I share the minister’s enthusiasm for the tax changes that he mentioned. Aberdeen is well known as Europe’s oil capital, but we have the opportunity to consolidate the city’s position as Europe’s energy capital.

            Will the minister give a commitment that efforts will be made to concentrate energy-related activities in Aberdeen, to acknowledge the work that is done by the offshore industry and to recognise the potential that exists in an onshore oil and gas industry, in hydrogen technology and in renewables?

          • Fergus Ewing:

            I certainly agree that as well as being the centre of oil and gas activity for the United Kingdom continental shelf, Aberdeen is an international hub from which projects—in particular, projects that operate in broadly the same time zone—that extend down to South Africa are managed. Just last year, the income from international supply-chain activity in oil and gas exceeded the amount that was generated from UKCS and west of Shetland activity; it amounted to just over £10,000 million.

            I also agree with Mr Johnstone’s point that we should continue to look at other energy opportunities, including those that are provided by renewables. We should also seek to work with Colin Parker and others at Aberdeen Harbour Board to bring about improvements to the harbour and the possible expansion to Nigg. I discussed those matters with Colin Parker when I met him last week. In all those respects, we have a lot of work to do, and I hope that there is wide agreement on the points that have been made.

            With regard to onshore activity, I made clear our position on the work that needs to be done. I set out the basis for a moratorium pending the carrying out of further studies and the holding of a public consultation, which I think is right, given our assumption of responsibilities for such matters. I made all that crystal clear last week.

          • Christian Allard (North East Scotland) (SNP):

            Does the minister agree with the members of the award-winning Aberdeen and Grampian Chamber of Commerce, who said that they believe that the supplementary charge that was introduced in the 2011 budget must be abolished?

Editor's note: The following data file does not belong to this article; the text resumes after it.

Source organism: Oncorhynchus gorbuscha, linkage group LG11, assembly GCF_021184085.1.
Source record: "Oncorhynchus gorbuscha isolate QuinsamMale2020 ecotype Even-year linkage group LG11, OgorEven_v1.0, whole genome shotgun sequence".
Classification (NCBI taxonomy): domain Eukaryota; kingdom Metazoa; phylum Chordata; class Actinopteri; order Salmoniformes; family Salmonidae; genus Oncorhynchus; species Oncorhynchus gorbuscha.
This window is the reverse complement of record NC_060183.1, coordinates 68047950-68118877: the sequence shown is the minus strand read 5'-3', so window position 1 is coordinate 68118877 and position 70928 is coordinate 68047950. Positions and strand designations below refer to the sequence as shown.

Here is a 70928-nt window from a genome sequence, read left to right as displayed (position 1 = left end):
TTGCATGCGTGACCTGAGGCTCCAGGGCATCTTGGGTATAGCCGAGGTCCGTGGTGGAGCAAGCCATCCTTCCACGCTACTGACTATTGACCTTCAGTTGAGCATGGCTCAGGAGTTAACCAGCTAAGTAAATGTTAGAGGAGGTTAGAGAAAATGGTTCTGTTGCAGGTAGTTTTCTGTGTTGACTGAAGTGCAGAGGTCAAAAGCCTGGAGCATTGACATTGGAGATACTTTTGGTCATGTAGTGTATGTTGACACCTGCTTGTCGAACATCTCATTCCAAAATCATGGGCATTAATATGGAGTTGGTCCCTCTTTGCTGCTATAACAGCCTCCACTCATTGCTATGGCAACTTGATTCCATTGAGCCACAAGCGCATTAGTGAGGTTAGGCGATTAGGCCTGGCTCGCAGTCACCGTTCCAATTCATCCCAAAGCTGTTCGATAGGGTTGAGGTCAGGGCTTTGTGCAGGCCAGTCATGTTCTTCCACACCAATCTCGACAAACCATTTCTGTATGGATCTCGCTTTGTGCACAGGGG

• Fergus Ewing:

            I had the opportunity to speak to Bob Collier of Aberdeen and Grampian Chamber of Commerce. I am delighted that he is one of the members of Lena Wilson’s task force. That will mean that it will be possible for the excellent work that the chamber does—on, for example, mentoring—to be brought to bear to meet the significant challenge that lies ahead in assisting those who have been made redundant or who may face redundancy over the coming months and the next year or so, and in ensuring that they get maximum help.

            To respond to the question that was asked, we think that the supplementary charge hike of 12 per cent that was made in 2011 should be reversed; we set that out in the paper that I presented to Parliament on 8 January. That is so important not necessarily because profits are being made at the moment—I know from my meetings with many operators in Aberdeen over the past three weeks that, in general, profits are not being made at the moment. The real significance is to reinstil confidence in boardrooms throughout the world. I cannot, having had a series of private discussions, emphasise highly enough that investment has leaked away on a very substantial scale since 2011. We are not talking tens of millions or even hundreds of millions of pounds; rather, we are talking about billions of pounds of investment that has gone from the UK because of the damaging tax hike in 2011.

            This is an opportunity for the UK to send a clear signal and it is an opportunity that almost everyone who I have spoken to wants to grab.

          • Lewis Macdonald (North East Scotland) (Lab):

            This morning, a constituent of mine who is working in Houston told me that there must be in place an emergency response system to deal with dramatic ups and downs in the oil industry and the impact on the economy of Aberdeen and the north-east. Does the minister agree? Will the Scottish Government play its part in such a system? Is such a system any closer to development following yesterday’s summit?

          • Fergus Ewing:

            As I outlined in the partnership action for continuing employment—PACE—debate last week, we of course already have, through the employability fund and European structural funds, the capability to assist in a number of ways people who are affected by the downturn, across the whole country, including in East Ayrshire and in Fife—I have spoken to Roderick Campbell about RAF Leuchars, as you know well, Presiding Officer.

            Many parts of Scotland face shocks, but there are—as I argued in last week’s PACE debate—provisions to deal with the situation. We have set up a task force to do that. I was extremely pleased to have received a report in principle about the actions that will be taken, including action to promote better and to highlight through the industry the major PACE meeting that will be arranged in March; action to promote the PACE team’s employability helpline, which is available for the people who have been affected; and, above all, action to gain from the ideas that have been presented by industry, trade unions and academics at the task force and at yesterday’s summit meeting in order that we can provide a wide range of supports for each individual. That is the goal. We will work together with all other parties and everyone else to achieve that.